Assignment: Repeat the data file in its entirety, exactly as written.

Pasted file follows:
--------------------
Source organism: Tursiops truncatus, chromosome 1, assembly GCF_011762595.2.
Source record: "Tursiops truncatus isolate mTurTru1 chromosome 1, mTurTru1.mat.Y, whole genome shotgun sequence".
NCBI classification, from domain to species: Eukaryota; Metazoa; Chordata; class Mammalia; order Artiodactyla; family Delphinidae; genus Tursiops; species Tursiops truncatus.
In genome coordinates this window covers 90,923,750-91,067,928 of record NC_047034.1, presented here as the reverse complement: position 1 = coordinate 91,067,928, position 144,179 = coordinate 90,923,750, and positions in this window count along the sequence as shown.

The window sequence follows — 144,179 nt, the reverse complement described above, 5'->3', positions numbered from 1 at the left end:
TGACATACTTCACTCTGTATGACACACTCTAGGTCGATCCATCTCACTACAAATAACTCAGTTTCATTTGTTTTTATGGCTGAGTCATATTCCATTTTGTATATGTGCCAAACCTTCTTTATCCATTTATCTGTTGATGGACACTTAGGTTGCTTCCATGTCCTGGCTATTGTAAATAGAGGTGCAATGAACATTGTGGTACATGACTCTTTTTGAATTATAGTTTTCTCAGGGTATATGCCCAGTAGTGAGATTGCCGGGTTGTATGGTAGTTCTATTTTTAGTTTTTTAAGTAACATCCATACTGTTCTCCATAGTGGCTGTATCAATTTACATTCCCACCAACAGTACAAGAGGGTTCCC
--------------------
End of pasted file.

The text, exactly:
Source organism: Tursiops truncatus, chromosome 1, assembly GCF_011762595.2.
Source record: "Tursiops truncatus isolate mTurTru1 chromosome 1, mTurTru1.mat.Y, whole genome shotgun sequence".
NCBI classification, from domain to species: Eukaryota; Metazoa; Chordata; class Mammalia; order Artiodactyla; family Delphinidae; genus Tursiops; species Tursiops truncatus.
In genome coordinates this window covers 90,923,750-91,067,928 of record NC_047034.1, presented here as the reverse complement: position 1 = coordinate 91,067,928, position 144,179 = coordinate 90,923,750, and positions in this window count along the sequence as shown.

The window sequence follows — 144,179 nt, the reverse complement described above, 5'->3', positions numbered from 1 at the left end:
TGACATACTTCACTCTGTATGACACACTCTAGGTCGATCCATCTCACTACAAATAACTCAGTTTCATTTGTTTTTATGGCTGAGTCATATTCCATTTTGTATATGTGCCAAACCTTCTTTATCCATTTATCTGTTGATGGACACTTAGGTTGCTTCCATGTCCTGGCTATTGTAAATAGAGGTGCAATGAACATTGTGGTACATGACTCTTTTTGAATTATAGTTTTCTCAGGGTATATGCCCAGTAGTGAGATTGCCGGGTTGTATGGTAGTTCTATTTTTAGTTTTTTAAGTAACATCCATACTGTTCTCCATAGTGGCTGTATCAATTTACATTCCCACCAACAGTACAAGAGGGTTCCC